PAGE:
I recently chatted with a friend I havent talked to in several years. We used to scrapbook together, in fact I introduced her to that whole scene. While she’s still an active scrapbooker, I have since focused my interests elsewhere (though rather sporadically). I told her I miss scrapbooking but haven’t been very motivated to drag out all the old supplies and face those dusty, partially completed scrapbooks I enthusiastically started oh-so long ago.
My friend suggested I make her a birthday card. That might get me motivated; rekindle my interest in an old favorite hobby. I immediately thought that would be a good idea ( I sometimes work best with dead lines) and I remembered the growing stash of Altoids tins I’ve been saving. I’ve always wanted to make a little scrapbook or card or book of some sort out of an Altoids tin.
After our conversation, I got right to work. My friend told me she likes earth tones and butterflies. EASY – I thought. I love earth tones and butterflies too, but even after sifting through all my existing papers and searching through collections of internet images, nothing seemed to spark my interest.
A trip to the local craft store was sure to give me a good push down the road to creative wonderland. As I strolled through the aisles, I came across this paper pack and a familiar feeling of excitement came over me… I couldn’t get home fast enough to start cutting and creating.
I love working with paper from these coordinating packs, because all the colors and patterns work perfectly together and you can cut out parts of the patterns to make simple embellishments that also coordinate perfectly.
Before starting on the tin, I wanted to research what glues would work best and check for any tips that might be helpful so of course I Googled “Altoids tin crafts”.
I was led to this helpful tutorial by Kristin Batsel (aka rackycoo)) at crafters.org. I also decided to follow the link to Kristin’s blog, Junk & Stuff, was I ever WOWED. You should check it out. She doesn’t just create fantastic altered Altoids tins, she is also an award-winning crafter (a true artist) and her blog is full of crafty inspiration.
Anyway, I’m not great at step by step written instructions, but here is the general idea ; (for more in-depth instruction go to Kristin’s tutorial at crafters.org.)
First, I drilled small holes where I wanted to add a handle. In the second photo below you can see two small holes just above the dots I made to mark my spot (the first time).
I cut the required shape (I prefer scissors over the exacto knife) then measured and cut the small strips needed for the edges (I used a paper-cutter to ensure absolutely straight lines)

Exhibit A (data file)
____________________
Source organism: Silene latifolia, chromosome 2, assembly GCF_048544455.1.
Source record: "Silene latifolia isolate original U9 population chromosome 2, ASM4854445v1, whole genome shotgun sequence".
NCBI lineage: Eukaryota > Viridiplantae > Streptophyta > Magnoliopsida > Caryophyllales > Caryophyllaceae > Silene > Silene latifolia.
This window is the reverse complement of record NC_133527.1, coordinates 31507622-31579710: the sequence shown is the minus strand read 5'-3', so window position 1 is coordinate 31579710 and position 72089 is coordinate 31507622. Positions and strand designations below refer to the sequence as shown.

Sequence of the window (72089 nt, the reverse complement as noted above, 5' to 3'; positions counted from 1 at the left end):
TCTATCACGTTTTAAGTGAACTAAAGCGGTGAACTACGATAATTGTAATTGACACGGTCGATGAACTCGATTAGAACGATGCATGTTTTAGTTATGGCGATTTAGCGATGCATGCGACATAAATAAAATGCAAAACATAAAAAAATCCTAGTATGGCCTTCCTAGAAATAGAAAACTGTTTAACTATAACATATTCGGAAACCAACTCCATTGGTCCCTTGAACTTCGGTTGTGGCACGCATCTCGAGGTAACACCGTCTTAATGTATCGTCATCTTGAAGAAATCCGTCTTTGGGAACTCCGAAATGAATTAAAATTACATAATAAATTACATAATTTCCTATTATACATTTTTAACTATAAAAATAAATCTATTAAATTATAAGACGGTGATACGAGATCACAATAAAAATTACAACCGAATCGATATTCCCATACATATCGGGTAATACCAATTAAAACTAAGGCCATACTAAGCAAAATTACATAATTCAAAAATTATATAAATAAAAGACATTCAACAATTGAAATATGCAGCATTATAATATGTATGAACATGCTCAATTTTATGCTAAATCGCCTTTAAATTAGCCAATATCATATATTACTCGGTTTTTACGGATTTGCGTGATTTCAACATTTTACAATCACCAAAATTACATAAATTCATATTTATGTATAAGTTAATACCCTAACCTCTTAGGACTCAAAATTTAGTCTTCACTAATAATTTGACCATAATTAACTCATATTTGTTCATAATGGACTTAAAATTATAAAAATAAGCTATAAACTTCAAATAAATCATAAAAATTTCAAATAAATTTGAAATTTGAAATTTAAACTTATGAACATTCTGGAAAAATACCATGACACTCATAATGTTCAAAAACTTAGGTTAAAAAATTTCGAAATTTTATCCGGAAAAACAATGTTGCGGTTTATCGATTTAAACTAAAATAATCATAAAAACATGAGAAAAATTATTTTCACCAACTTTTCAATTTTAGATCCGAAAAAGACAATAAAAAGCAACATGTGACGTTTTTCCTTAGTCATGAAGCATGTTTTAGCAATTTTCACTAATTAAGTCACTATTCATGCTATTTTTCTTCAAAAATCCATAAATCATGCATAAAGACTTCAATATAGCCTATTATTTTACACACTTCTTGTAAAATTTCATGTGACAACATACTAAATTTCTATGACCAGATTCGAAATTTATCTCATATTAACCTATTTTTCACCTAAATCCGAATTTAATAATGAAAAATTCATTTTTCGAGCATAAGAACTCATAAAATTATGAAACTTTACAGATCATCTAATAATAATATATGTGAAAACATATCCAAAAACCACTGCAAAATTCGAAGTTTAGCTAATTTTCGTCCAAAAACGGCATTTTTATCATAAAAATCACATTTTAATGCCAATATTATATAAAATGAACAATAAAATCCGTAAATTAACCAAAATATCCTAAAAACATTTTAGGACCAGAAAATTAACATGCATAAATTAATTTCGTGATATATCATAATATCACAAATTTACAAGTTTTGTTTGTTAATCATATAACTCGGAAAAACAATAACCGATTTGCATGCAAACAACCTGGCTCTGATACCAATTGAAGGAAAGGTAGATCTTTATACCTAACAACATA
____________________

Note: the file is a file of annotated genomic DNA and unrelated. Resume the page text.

After cutting the card stock, to touch up the edges and camouflage the white edge I used the edge of a felt tip craft marker with a coordinating color from the design.
I glued every thing in place using tacky glue. In the above photo it’s glopped on, but I spread it out evenly over the surface of the tin. After the paper was applied, I added the beaded wire handle (pierced it through the paper that covered my pre drilled holes).
I used felt to line the inside edge of the tin, I thought this would work better to cover the wire than card stock.
And viol´a: Finished.
The next step is really up to you. You could simply line the inside with paper or fabric and be done with it. Since this was a very special card for an old friend on a landmark birthday, I decided to go all out and have some fun. I stuck to basic old-fashioned scrap-book skills.
For the inside I cut two strips of 12 x 12 card stock the width of the tin, then folded accordion style to ensure the folded strip would fit neatly inside. I had to glue two strips together at their end segments because it needed it to be extra long for what I had in mind. But you could keep it short or opt not to do it at all.
I embellished each segment and on the end segment (the first one you see when you open the tin I ran a bit of ribbon through an eyelet so the “card” could be easily pulled open.
In order for the folded card stock to fit, I had to trim the corners.
I used a corner rounder on bottom edge of the last segment, but folded the inside segments together and nipped off the corners, you can see the effect above. This helps everything fit neatly into the tin when it is all folded up.
That’s really about it, here is a small peek inside:
This project was so much fun and I now have a TON of ideas for more. Unfortunately, I have saved only a few tins and I can’t get everyone to eat them fast enough – So, if you happen to have any great dish ideas that call for mass quantities of Altoids in the recipe – send them my way!
As a side note: After I completed this project I came across a post from Pillows A- la-Mode in my reader list and found this great idea for tins. It’s just so cute, I had to share…
What are some of your ideas for Altoids tins? Show me your creation, I’d love to see it!